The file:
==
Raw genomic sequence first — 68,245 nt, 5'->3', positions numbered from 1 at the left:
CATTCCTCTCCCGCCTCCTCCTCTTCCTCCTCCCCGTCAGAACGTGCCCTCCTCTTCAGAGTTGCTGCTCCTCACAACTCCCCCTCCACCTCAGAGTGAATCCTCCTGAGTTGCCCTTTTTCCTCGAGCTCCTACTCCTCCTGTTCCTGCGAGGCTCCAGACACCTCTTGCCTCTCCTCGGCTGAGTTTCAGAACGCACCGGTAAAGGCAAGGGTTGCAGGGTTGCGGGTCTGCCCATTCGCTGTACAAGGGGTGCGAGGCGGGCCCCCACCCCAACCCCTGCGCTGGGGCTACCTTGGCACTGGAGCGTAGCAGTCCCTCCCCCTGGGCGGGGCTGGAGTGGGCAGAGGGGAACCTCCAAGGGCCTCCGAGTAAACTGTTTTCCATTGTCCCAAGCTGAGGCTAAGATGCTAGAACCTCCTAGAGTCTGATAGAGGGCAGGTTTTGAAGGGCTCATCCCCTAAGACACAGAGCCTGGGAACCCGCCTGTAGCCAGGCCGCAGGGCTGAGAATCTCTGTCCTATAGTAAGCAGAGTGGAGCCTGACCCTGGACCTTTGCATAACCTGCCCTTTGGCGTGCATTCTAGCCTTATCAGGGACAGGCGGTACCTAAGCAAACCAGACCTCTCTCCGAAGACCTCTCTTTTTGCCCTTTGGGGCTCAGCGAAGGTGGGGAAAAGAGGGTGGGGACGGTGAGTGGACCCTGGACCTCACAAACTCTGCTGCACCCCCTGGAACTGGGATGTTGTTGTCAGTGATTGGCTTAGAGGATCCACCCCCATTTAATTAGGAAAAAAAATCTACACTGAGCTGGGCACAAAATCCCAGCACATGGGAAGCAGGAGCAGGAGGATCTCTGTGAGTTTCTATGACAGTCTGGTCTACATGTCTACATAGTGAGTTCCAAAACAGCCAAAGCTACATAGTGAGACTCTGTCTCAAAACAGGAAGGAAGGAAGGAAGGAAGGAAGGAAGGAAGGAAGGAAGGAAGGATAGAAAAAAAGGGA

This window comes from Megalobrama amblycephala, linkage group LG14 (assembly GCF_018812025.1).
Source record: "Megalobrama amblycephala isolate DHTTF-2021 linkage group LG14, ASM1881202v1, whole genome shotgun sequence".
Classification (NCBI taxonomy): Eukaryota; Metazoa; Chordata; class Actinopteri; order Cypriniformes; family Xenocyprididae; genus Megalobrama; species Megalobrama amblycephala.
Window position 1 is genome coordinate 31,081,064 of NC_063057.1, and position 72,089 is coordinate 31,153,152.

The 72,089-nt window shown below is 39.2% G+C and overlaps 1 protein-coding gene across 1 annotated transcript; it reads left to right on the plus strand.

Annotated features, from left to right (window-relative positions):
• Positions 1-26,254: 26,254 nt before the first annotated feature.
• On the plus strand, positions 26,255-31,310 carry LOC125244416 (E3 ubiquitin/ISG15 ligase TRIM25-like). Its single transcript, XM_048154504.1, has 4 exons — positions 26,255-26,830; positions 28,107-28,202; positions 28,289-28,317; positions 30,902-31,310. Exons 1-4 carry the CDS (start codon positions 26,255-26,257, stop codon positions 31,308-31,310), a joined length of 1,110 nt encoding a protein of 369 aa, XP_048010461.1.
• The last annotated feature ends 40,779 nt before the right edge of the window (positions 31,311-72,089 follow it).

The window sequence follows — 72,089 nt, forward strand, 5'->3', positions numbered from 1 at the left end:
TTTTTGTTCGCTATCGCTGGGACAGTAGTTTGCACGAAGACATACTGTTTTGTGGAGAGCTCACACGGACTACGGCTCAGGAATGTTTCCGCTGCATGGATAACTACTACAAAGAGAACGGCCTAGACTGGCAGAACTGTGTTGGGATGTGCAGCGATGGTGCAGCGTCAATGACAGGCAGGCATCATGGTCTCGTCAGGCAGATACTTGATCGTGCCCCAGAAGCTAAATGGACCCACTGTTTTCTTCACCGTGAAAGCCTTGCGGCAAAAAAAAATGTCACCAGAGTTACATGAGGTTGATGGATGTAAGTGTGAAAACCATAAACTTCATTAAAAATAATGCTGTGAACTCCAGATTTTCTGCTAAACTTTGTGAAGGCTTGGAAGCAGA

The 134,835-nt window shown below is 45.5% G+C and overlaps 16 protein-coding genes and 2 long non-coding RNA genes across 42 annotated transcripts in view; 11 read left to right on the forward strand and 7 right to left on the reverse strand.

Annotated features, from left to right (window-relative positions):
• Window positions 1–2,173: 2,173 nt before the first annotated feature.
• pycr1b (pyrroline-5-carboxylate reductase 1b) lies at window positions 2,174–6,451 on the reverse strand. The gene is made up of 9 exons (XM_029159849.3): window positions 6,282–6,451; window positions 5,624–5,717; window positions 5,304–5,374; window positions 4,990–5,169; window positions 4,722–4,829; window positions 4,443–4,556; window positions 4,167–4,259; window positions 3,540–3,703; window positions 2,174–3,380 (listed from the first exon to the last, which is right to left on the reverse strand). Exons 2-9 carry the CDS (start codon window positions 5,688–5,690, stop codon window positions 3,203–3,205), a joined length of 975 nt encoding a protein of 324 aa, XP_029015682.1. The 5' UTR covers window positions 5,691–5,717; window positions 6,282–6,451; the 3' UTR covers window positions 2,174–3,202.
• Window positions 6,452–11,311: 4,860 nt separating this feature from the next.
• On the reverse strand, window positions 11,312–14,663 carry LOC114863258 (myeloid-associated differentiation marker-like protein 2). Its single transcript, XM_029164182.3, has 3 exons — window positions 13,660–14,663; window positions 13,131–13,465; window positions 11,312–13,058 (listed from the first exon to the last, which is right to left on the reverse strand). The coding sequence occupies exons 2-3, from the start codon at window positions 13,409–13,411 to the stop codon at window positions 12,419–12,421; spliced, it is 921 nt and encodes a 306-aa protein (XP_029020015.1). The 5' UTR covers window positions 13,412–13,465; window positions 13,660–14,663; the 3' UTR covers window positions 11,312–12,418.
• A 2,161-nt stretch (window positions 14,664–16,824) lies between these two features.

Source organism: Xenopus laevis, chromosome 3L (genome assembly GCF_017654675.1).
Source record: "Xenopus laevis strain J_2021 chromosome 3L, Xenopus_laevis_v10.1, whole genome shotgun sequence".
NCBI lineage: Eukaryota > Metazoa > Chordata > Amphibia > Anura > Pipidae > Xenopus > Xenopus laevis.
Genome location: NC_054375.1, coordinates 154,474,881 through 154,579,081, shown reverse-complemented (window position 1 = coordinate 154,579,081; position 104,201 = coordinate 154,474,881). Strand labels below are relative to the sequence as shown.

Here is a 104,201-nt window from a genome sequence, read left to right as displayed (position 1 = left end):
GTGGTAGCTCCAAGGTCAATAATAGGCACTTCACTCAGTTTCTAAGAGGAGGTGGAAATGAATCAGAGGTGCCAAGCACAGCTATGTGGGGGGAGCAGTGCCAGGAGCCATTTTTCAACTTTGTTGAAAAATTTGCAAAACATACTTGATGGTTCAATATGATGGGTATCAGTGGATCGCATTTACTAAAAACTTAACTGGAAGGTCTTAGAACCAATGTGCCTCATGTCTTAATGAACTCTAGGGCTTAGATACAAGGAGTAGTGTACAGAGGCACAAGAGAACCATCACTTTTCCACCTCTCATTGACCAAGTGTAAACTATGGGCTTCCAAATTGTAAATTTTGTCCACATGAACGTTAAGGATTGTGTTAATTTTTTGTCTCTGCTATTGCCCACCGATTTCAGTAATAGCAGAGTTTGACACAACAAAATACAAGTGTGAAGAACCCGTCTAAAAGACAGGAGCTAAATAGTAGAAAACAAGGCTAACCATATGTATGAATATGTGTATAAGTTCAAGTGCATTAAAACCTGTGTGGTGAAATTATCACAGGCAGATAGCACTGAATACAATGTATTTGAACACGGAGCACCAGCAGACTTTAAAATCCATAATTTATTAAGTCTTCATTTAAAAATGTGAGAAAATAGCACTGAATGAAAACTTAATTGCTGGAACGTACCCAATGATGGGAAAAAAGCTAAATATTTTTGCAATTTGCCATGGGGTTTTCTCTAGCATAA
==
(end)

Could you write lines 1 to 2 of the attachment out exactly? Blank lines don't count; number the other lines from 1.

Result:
Raw genomic sequence first — 68,245 nt, 5'->3', positions numbered from 1 at the left:
CATTCCTCTCCCGCCTCCTCCTCTTCCTCCTCCCCGTCAGAACGTGCCCTCCTCTTCAGAGTTGCTGCTCCTCACAACTCCCCCTCCACCTCAGAGTGAATCCTCCTGAGTTGCCCTTTTTCCTCGAGCTCCTACTCCTCCTGTTCCTGCGAGGCTCCAGACACCTCTTGCCTCTCCTCGGCTGAGTTTCAGAACGCACCGGTAAAGGCAAGGGTTGCAGGGTTGCGGGTCTGCCCATTCGCTGTACAAGGGGTGCGAGGCGGGCCCCCACCCCAACCCCTGCGCTGGGGCTACCTTGGCACTGGAGCGTAGCAGTCCCTCCCCCTGGGCGGGGCTGGAGTGGGCAGAGGGGAACCTCCAAGGGCCTCCGAGTAAACTGTTTTCCATTGTCCCAAGCTGAGGCTAAGATGCTAGAACCTCCTAGAGTCTGATAGAGGGCAGGTTTTGAAGGGCTCATCCCCTAAGACACAGAGCCTGGGAACCCGCCTGTAGCCAGGCCGCAGGGCTGAGAATCTCTGTCCTATAGTAAGCAGAGTGGAGCCTGACCCTGGACCTTTGCATAACCTGCCCTTTGGCGTGCATTCTAGCCTTATCAGGGACAGGCGGTACCTAAGCAAACCAGACCTCTCTCCGAAGACCTCTCTTTTTGCCCTTTGGGGCTCAGCGAAGGTGGGGAAAAGAGGGTGGGGACGGTGAGTGGACCCTGGACCTCACAAACTCTGCTGCACCCCCTGGAACTGGGATGTTGTTGTCAGTGATTGGCTTAGAGGATCCACCCCCATTTAATTAGGAAAAAAAATCTACACTGAGCTGGGCACAAAATCCCAGCACATGGGAAGCAGGAGCAGGAGGATCTCTGTGAGTTTCTATGACAGTCTGGTCTACATGTCTACATAGTGAGTTCCAAAACAGCCAAAGCTACATAGTGAGACTCTGTCTCAAAACAGGAAGGAAGGAAGGAAGGAAGGAAGGAAGGAAGGAAGGAAGGAAGGATAGAAAAAAAGGGA